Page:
- Key Features
- Key Points
The Year 2000 problem highlights the difficulty of testing whether mainframe applications will function correctly at some future date.
SIMULATE 2000 was developed to facilitate such testing, by enabling programmers to specify a simulated date and time to be returned when their programs access the system clock. Creating a separate LPAR or IPLing a test machine is just not practical given the volume of such tests involving different programmers, applications and dates.
The effectiveness of a date simulation product depends on its ability to detect all the methods that programs use to access the clock: in all your batch, online and DBMS environments; in all the ways you choose to test; and with low overhead.
While the concept is simple, the development of such a product is difficult. Our more than 20 years experience in developing system software, and the vast systems programming experience of our developers, have enabled us to overcome the many complexities of MVS and deliver a product that provides flexibility and ease-of-use, while minimizing risk and maximizing coverage of system clock accesses.
Flexibility and Ease-Of-Use
- Date/time can be set for Region, Terminal, User and Transaction in CICS and IMS/DC
- Fixed date/time or "Running Clock" for Job, Step or Transaction
- Access through TSO/ISPF, CICS, JCL, TSO commands, Rules Language
- Multiple date formats, absolute or relative time
- SVC 11 support including LINKAGE=SYSTEM
- Full support for EIBDATE in CICS
- STCK (Store Clock) support for DB2, Natural, CA-IDMS, LE 370 and others
- "DynaMod" Option dynamically zaps all STCK usage, CVTDATE in MVS and IO-PCB-DATE in IMS/DC
- JobNet simulates a running clock for a series of jobs with a single entry
Performance, Security and Control
- Extremely low overhead
- Auditing, logging and messaging in all environments
- Comprehensive Rules Language to enforce usage standards
- RACF protection to determine date simulation authority
- Communicating the desired date/time
- Ensuring maximum coverage-SVC11
- Ensuring maximum coverage-STCK
- Ensuring maximum coverage-CICS EIBDATE
- Ensuring maximum coverage-DYNAMOD Option
- Ensuring maximum coverage-JobNet Support
- Security and Control
- Cross Subsystem Testing
- Messaging and Logging
- Optimum Performance
Communicating the desired date/time
To provide the user with greater flexibility and ease-of-use, SIMULATE 2000 provides many ways for the user to specify the simulated date and time. For batch jobs, the desired date and time are usually communicated through JCL. For security reasons, some sites prohibit this method and instead maintain a protected table of jobs, programs, user IDs, transaction IDs, terminal IDs, etc., with the desired date/time. SIMULATE 2000 provides online facilities under TSO/ISPF, CICS and IMS/DC to maintain this table. SIMULATE 2000 provides a further capability (see Security and Control), which offers greater security and more flexibility than any table with pre-defined columns.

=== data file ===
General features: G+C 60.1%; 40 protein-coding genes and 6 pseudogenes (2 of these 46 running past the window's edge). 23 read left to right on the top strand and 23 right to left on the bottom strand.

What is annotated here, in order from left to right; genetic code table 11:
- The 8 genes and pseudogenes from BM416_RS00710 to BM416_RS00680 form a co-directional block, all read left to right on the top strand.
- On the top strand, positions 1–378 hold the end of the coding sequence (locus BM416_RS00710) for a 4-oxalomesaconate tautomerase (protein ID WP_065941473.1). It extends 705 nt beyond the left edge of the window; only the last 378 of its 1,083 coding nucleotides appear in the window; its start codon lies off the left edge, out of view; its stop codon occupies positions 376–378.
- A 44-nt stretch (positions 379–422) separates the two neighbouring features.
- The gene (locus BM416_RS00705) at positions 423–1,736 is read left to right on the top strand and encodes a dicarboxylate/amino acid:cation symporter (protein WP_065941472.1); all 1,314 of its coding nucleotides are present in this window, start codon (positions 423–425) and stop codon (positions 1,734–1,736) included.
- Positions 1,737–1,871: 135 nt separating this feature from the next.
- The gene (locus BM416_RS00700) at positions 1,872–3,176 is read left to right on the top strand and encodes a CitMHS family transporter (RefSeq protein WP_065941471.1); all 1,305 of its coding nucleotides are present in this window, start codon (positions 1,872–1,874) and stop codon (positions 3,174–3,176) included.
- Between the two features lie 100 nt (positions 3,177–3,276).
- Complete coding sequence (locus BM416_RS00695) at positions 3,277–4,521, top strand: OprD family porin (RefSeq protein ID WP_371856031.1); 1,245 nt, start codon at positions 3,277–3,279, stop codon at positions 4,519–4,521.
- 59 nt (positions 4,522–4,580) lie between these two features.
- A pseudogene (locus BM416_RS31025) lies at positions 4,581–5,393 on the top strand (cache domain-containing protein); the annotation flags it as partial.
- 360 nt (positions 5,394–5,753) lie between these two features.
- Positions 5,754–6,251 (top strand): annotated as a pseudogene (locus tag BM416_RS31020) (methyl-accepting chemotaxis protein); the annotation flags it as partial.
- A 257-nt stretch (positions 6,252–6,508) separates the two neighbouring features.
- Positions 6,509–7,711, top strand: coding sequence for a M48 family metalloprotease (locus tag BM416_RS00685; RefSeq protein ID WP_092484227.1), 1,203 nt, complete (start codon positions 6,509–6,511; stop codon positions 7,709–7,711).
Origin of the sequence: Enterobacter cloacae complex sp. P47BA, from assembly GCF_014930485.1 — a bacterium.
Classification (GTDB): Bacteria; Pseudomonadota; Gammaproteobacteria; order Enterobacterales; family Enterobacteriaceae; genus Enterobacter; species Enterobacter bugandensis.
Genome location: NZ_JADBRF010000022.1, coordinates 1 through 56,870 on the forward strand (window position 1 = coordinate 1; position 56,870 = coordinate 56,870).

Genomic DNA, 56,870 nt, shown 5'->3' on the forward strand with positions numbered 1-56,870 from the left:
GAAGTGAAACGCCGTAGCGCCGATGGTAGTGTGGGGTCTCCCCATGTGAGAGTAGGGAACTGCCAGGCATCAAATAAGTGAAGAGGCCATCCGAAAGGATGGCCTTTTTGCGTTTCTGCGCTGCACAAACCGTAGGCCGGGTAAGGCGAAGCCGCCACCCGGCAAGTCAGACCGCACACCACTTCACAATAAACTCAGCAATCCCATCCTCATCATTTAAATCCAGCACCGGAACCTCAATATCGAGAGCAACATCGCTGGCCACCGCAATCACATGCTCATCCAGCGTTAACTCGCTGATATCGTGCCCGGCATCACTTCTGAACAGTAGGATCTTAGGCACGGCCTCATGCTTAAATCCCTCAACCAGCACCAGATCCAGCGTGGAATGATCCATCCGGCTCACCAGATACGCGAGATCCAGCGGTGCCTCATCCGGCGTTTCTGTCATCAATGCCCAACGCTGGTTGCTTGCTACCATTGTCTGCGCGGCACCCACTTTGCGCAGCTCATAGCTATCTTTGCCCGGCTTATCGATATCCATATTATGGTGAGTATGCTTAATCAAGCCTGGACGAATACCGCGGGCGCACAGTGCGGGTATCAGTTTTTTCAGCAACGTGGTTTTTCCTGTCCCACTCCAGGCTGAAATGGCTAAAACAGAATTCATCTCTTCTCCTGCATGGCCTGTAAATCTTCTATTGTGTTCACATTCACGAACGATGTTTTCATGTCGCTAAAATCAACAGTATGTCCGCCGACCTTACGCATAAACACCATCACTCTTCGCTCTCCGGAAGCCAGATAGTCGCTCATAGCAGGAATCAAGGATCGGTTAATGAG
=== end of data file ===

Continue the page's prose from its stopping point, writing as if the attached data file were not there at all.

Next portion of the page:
For maximum ease-of-use, SIMULATE 2000 supports both YYYY.DDD and YY/MM/DD date formats (and variations). Time is specified as HHMM. Users may also specify an offset to the real time, which is useful for simulating different time zones on one machine. In batch jobs, the date/time can be specified for either the job or for individual steps, and can be specified as fixed or as a "running clock" where the date/time returned on successive calls to the clock will be updated relative to the start of the job or step.
In batch, as different clients have different operating standards, SIMULATE 2000 provides a choice of using its own //PTL DD card; passing the date/time through the accounting parameters in normal JCL; or using extended JCL. Online, we supply transactions to set the date/time for individual user IDs, terminal IDs, transaction IDs or for individual workspaces in which CICS, IMS/DC or DB2 are operating.
Ensuring maximum coverage-SVC 11
SIMULATE 2000 captures all SVC 11 direct accesses to the system clock. Most programs get the date and time directly from the system clock in one of two ways: SVC 11 or the STCK (Store Clock) instruction.
The most common way is via a supervisor call (SVC 11). ACCEPT ..... FROM DATE in COBOL, for example, generates an SVC 11. Supervisor calls can be intercepted, and that's exactly what SIMULATE 2000 does. If, after matching the information about the calling program (job, transaction ID, user ID etc.), SIMULATE 2000 determines that a simulated date/time is required, it returns the date supplied and either a fixed or running clock. Otherwise, it returns the actual date/time retrieved from the system clock.